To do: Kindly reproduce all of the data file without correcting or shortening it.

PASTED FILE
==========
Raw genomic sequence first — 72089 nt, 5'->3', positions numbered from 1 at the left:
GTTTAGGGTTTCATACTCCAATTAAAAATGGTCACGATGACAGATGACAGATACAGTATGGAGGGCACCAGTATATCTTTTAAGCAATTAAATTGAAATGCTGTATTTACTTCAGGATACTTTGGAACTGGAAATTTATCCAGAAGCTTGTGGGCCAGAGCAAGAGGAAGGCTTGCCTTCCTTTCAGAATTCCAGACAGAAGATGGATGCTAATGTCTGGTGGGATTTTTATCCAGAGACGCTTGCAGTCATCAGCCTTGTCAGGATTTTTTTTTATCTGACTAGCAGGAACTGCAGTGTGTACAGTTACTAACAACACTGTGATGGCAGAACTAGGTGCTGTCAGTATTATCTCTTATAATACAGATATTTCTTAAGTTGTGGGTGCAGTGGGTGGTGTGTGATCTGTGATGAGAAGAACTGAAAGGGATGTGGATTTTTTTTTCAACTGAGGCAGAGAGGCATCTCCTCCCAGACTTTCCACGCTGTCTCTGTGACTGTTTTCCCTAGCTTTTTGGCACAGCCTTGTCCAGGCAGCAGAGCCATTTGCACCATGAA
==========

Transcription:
Raw genomic sequence first — 72089 nt, 5'->3', positions numbered from 1 at the left:
GTTTAGGGTTTCATACTCCAATTAAAAATGGTCACGATGACAGATGACAGATACAGTATGGAGGGCACCAGTATATCTTTTAAGCAATTAAATTGAAATGCTGTATTTACTTCAGGATACTTTGGAACTGGAAATTTATCCAGAAGCTTGTGGGCCAGAGCAAGAGGAAGGCTTGCCTTCCTTTCAGAATTCCAGACAGAAGATGGATGCTAATGTCTGGTGGGATTTTTATCCAGAGACGCTTGCAGTCATCAGCCTTGTCAGGATTTTTTTTTATCTGACTAGCAGGAACTGCAGTGTGTACAGTTACTAACAACACTGTGATGGCAGAACTAGGTGCTGTCAGTATTATCTCTTATAATACAGATATTTCTTAAGTTGTGGGTGCAGTGGGTGGTGTGTGATCTGTGATGAGAAGAACTGAAAGGGATGTGGATTTTTTTTTCAACTGAGGCAGAGAGGCATCTCCTCCCAGACTTTCCACGCTGTCTCTGTGACTGTTTTCCCTAGCTTTTTGGCACAGCCTTGTCCAGGCAGCAGAGCCATTTGCACCATGAA